Serbia holds state funeral for Yugoslavia's last king


Serbian Patriarch Irinej (C) performs a liturgy during a solemn burial ceremony for the remains of Yugoslavia's last king Petar II Karadjordjevic in the Orthodox church of Saint George in Oplenac on May 26, 2013. The remains of the last Yugoslav king who fled the country in the onset of Nazi invasion, were repatriated today for a re-burial in Serbia, 43 years after his death in exile in the United States. After being exhumed last week from the Serb Orthodox monastery Saint Sava at Libertyville, US, the coffin with remains of Peter II, covered with the Serbian flag, was brought to the church at the Royal palace of Karadjordjevic's in Belgrade.



Serbia held a state funeral on Sunday for Yugoslavia's last king, Peter II, who fled the country at the start of World War II and died in the US in 1970.

The funeral was also held for his wife, Queen Alexandria, his mother, Queen Maria, and his brother, Prince Andrew. The royal family's remains were interred in the family tomb at St. George church in Oplenac, central Serbia, in a ceremony aired live on state television.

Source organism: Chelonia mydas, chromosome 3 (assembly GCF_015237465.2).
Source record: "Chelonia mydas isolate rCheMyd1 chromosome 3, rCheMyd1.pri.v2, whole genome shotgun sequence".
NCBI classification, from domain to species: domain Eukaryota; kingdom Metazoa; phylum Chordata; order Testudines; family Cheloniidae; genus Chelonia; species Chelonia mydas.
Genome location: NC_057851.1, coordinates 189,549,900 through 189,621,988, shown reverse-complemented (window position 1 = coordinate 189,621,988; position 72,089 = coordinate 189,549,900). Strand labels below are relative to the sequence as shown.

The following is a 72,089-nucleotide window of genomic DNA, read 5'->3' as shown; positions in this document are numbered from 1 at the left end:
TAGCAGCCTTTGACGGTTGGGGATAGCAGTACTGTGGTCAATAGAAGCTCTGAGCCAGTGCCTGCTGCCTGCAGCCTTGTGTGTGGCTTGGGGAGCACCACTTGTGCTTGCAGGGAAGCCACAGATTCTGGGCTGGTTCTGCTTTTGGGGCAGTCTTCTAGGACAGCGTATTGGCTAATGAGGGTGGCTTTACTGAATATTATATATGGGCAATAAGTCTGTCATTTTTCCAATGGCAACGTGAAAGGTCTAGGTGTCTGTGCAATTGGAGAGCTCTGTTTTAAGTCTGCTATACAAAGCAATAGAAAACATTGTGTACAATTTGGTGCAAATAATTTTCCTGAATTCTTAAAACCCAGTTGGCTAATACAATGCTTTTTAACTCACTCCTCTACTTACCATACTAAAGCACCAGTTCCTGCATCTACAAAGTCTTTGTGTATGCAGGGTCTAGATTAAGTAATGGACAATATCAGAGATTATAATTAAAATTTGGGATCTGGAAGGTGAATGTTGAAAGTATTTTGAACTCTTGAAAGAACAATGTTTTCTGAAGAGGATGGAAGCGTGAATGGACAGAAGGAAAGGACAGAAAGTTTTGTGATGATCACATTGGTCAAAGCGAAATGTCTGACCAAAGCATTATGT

Serb leaders, ambassadors and members of several other European royal families attended the service, and a large crowd was expected outside the church.

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"Our king was forced to leave, he was forced never to set his foot back to his homeland, but now, finally, he is here where he belongs," Milka Radojicic, a 78-year old from the nearby town of Topola, said with tears in her eyes.

Peter acceded to the throne in 1941 when he was just 17, but fled 11 days later when the Nazis invaded his country. He never returned to Yugoslavia because Communists took over after the end of the war and abolished the monarchy.

He died in exile at 47 and was originally buried at a Serbian Orthodox Church monastery in Libertyville, Illinois.